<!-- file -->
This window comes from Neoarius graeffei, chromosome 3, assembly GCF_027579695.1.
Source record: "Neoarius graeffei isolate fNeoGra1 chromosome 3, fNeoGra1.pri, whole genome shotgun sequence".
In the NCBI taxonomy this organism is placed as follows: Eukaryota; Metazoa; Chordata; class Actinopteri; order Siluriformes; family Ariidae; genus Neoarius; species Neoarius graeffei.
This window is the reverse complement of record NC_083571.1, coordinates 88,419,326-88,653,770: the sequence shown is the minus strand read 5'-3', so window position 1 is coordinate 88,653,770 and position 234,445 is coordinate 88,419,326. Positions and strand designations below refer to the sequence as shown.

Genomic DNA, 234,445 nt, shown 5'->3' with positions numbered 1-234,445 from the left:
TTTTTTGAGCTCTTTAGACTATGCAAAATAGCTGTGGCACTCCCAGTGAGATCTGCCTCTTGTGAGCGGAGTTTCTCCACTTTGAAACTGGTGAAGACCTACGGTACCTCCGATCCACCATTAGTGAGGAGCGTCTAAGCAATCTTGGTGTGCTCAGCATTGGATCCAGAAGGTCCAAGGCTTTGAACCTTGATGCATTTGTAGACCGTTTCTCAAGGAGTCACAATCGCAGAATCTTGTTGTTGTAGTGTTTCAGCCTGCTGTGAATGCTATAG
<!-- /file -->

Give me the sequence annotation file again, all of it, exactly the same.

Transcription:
This window comes from Neoarius graeffei, chromosome 3, assembly GCF_027579695.1.
Source record: "Neoarius graeffei isolate fNeoGra1 chromosome 3, fNeoGra1.pri, whole genome shotgun sequence".
In the NCBI taxonomy this organism is placed as follows: Eukaryota; Metazoa; Chordata; class Actinopteri; order Siluriformes; family Ariidae; genus Neoarius; species Neoarius graeffei.
This window is the reverse complement of record NC_083571.1, coordinates 88,419,326-88,653,770: the sequence shown is the minus strand read 5'-3', so window position 1 is coordinate 88,653,770 and position 234,445 is coordinate 88,419,326. Positions and strand designations below refer to the sequence as shown.

Genomic DNA, 234,445 nt, shown 5'->3' with positions numbered 1-234,445 from the left:
TTTTTTGAGCTCTTTAGACTATGCAAAATAGCTGTGGCACTCCCAGTGAGATCTGCCTCTTGTGAGCGGAGTTTCTCCACTTTGAAACTGGTGAAGACCTACGGTACCTCCGATCCACCATTAGTGAGGAGCGTCTAAGCAATCTTGGTGTGCTCAGCATTGGATCCAGAAGGTCCAAGGCTTTGAACCTTGATGCATTTGTAGACCGTTTCTCAAGGAGTCACAATCGCAGAATCTTGTTGTTGTAGTGTTTCAGCCTGCTGTGAATGCTATAG